‘Reduce, reuse and recycle’ is often prescribed as the most effective mantra for curbing plastic persistence. The point is to find solutions to the plastic problem in a manner that converts the problem into a giant, profitable opportunity that creates decent livelihoods, profits and sustainability. This, of course, is a bit more complex than a simple, unenforceable ban. But it is also more sustainable.
Different countries are preparing to ban plastic. Several states and cities in India have already put in place bans on plastic in general or on single-use plastic. These bans basically serve to add to the income stream of protection racketeers, some of them entrenched in the state machinery, who would allow people to carry on with business as usual, occasionally penalising some offenders to demonstrate what would happen to those who refuse to pay the protection fee.
Plastic breaks down into smaller pieces and those small pieces into even smaller pieces, resulting in the end in things called microplastic. When polyester clothes are washed in a machine, very small particles of the material used to make the fibre break off and join the drained water, and these microplastics eventually reach the ocean. Using liquid detergents, rather than powder, reduces the abrasion and breakage of fibre when synthetic clothes are washed.
Reduce, reuse, recycle (RRR) is often prescribed as the most effective mantra for the problem of plastic persistence; some estimates hold that there are more plastic parts accumulated in the ocean than there are fish. Microplastic can enter the food chain and ultimately the human body. The consequences could be quite damaging. The problem is real, but the solution is not to ban plastic. Plastic is useful in ways that are beyond enumeration. From packaging to medical gear, from spectacle lenses to aircraft windowpanes, from strong but light machinery parts to the housing of most electronics, plastic is the mainstay of modern life.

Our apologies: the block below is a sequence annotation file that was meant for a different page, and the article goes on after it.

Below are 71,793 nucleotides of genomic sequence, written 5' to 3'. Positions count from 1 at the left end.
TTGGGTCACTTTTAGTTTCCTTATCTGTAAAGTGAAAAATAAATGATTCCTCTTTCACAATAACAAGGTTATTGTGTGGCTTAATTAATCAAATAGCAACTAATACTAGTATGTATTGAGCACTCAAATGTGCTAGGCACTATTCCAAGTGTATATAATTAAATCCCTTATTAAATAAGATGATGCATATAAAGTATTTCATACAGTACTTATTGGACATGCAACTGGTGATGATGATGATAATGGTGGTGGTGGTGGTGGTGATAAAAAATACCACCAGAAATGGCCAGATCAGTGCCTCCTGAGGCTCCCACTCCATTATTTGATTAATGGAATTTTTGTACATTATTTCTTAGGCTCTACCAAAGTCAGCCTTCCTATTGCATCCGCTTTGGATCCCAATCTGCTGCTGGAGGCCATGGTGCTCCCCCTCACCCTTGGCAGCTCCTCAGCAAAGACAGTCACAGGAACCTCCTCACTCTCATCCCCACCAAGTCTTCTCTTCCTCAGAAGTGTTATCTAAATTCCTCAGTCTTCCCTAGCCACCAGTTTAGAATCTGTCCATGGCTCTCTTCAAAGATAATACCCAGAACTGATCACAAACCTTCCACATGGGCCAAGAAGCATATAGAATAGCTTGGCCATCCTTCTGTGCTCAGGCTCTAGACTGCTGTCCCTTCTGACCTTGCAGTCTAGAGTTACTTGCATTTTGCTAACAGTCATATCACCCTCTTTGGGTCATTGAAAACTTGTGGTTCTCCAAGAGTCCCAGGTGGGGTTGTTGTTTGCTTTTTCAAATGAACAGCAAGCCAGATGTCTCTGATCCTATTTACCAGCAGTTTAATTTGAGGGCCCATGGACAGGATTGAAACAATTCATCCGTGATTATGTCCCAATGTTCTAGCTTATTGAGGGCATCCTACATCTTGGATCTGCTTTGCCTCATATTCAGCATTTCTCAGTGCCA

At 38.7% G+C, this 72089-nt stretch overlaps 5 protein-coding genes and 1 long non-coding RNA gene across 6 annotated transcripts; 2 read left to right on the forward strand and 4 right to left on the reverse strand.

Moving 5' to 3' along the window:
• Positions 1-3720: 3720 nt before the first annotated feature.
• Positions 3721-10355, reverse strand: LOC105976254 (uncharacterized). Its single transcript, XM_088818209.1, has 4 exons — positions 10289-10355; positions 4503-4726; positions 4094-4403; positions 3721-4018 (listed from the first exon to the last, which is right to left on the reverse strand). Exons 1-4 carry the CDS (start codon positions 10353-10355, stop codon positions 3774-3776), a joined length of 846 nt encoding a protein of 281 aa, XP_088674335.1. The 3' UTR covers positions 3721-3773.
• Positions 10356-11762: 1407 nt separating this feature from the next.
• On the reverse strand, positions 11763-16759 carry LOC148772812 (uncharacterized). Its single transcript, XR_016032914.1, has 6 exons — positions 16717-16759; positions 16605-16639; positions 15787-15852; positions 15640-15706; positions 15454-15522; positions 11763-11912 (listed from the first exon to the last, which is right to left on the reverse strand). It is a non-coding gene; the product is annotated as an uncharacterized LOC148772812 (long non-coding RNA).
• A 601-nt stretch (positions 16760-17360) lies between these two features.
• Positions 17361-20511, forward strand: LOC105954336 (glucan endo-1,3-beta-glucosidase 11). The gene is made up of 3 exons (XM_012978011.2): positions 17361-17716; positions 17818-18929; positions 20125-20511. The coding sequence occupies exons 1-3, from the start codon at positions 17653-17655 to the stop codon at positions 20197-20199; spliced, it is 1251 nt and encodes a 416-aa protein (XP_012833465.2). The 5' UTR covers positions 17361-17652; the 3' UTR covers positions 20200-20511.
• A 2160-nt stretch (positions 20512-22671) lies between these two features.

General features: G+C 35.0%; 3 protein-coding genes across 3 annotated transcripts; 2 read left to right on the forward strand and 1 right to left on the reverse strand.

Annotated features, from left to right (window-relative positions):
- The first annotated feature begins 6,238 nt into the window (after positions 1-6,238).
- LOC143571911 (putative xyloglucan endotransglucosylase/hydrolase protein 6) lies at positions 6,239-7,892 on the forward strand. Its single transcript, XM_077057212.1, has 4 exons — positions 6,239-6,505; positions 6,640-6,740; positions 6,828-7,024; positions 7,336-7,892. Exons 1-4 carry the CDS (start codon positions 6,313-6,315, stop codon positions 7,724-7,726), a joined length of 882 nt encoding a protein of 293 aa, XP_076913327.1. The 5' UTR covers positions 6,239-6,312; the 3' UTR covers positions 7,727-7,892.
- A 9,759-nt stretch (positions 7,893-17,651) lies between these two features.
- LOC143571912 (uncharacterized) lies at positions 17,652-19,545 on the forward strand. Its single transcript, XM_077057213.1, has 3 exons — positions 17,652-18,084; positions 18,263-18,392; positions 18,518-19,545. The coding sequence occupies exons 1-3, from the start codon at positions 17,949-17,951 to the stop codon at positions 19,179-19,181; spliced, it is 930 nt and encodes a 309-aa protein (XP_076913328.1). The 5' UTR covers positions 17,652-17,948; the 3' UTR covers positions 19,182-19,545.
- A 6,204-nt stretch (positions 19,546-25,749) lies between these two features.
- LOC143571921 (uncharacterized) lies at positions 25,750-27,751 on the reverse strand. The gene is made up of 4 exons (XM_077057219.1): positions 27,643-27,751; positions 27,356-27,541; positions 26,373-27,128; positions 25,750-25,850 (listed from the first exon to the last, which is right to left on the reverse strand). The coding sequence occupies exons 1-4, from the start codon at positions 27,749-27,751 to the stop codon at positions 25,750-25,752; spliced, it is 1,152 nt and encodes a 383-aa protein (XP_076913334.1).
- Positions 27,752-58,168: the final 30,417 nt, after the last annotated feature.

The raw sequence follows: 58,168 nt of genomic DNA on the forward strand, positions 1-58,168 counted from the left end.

Already, technology exists to make some kinds of plastic biodegradable. Polyolefins, a term used to describe both polyethylene and polypropylene in different forms, can be rendered degradable at speed by adding chemical additives called d2w and d2p, which make polyolefins biodegradable in the presence of oxygen.
The point is to find solutions to the plastic problem in a manner that converts the problem into a giant, profitable opportunity that creates decent livelihoods, profits and sustainability. This, of course, is a little more complex than a simple, unenforceable ban. But it is also more sustainable.
We at Quit Plastic are providing solution in form of Sugarcane Bagasse Disposables. Shop from www.quitplastic.in